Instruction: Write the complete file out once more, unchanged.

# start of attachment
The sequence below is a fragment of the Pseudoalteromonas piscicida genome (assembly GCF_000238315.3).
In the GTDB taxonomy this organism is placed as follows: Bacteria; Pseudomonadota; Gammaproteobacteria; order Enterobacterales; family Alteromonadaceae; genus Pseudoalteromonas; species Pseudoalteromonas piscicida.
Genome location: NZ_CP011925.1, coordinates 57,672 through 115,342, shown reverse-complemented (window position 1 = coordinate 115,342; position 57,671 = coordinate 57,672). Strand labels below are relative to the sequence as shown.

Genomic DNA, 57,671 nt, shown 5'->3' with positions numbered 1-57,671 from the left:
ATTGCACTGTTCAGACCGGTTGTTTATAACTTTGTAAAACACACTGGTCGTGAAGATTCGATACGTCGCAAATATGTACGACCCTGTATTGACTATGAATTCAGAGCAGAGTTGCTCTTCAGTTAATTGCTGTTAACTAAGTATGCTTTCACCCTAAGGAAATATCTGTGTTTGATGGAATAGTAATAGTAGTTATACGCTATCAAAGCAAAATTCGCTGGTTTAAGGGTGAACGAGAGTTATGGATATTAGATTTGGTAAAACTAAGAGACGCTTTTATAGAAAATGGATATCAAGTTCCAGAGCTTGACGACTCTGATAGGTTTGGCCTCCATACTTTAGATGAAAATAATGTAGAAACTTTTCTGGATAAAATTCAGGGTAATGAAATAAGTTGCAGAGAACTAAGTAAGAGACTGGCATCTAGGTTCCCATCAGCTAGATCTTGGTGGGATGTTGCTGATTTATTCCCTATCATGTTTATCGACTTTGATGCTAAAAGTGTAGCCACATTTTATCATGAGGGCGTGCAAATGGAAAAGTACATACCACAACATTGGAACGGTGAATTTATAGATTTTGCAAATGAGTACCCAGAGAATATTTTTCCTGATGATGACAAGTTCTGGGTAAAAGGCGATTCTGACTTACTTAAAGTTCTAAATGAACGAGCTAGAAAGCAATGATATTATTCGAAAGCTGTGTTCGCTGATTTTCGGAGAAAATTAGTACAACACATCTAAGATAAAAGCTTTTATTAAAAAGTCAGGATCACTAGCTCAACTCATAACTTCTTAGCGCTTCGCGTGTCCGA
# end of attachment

The sequence below is a fragment of the Pseudoalteromonas piscicida genome (assembly GCF_000238315.3).
In the GTDB taxonomy this organism is placed as follows: Bacteria; Pseudomonadota; Gammaproteobacteria; order Enterobacterales; family Alteromonadaceae; genus Pseudoalteromonas; species Pseudoalteromonas piscicida.
Genome location: NZ_CP011925.1, coordinates 57,672 through 115,342, shown reverse-complemented (window position 1 = coordinate 115,342; position 57,671 = coordinate 57,672). Strand labels below are relative to the sequence as shown.

Genomic DNA, 57,671 nt, shown 5'->3' with positions numbered 1-57,671 from the left:
ATTGCACTGTTCAGACCGGTTGTTTATAACTTTGTAAAACACACTGGTCGTGAAGATTCGATACGTCGCAAATATGTACGACCCTGTATTGACTATGAATTCAGAGCAGAGTTGCTCTTCAGTTAATTGCTGTTAACTAAGTATGCTTTCACCCTAAGGAAATATCTGTGTTTGATGGAATAGTAATAGTAGTTATACGCTATCAAAGCAAAATTCGCTGGTTTAAGGGTGAACGAGAGTTATGGATATTAGATTTGGTAAAACTAAGAGACGCTTTTATAGAAAATGGATATCAAGTTCCAGAGCTTGACGACTCTGATAGGTTTGGCCTCCATACTTTAGATGAAAATAATGTAGAAACTTTTCTGGATAAAATTCAGGGTAATGAAATAAGTTGCAGAGAACTAAGTAAGAGACTGGCATCTAGGTTCCCATCAGCTAGATCTTGGTGGGATGTTGCTGATTTATTCCCTATCATGTTTATCGACTTTGATGCTAAAAGTGTAGCCACATTTTATCATGAGGGCGTGCAAATGGAAAAGTACATACCACAACATTGGAACGGTGAATTTATAGATTTTGCAAATGAGTACCCAGAGAATATTTTTCCTGATGATGACAAGTTCTGGGTAAAAGGCGATTCTGACTTACTTAAAGTTCTAAATGAACGAGCTAGAAAGCAATGATATTATTCGAAAGCTGTGTTCGCTGATTTTCGGAGAAAATTAGTACAACACATCTAAGATAAAAGCTTTTATTAAAAAGTCAGGATCACTAGCTCAACTCATAACTTCTTAGCGCTTCGCGTGTCCGA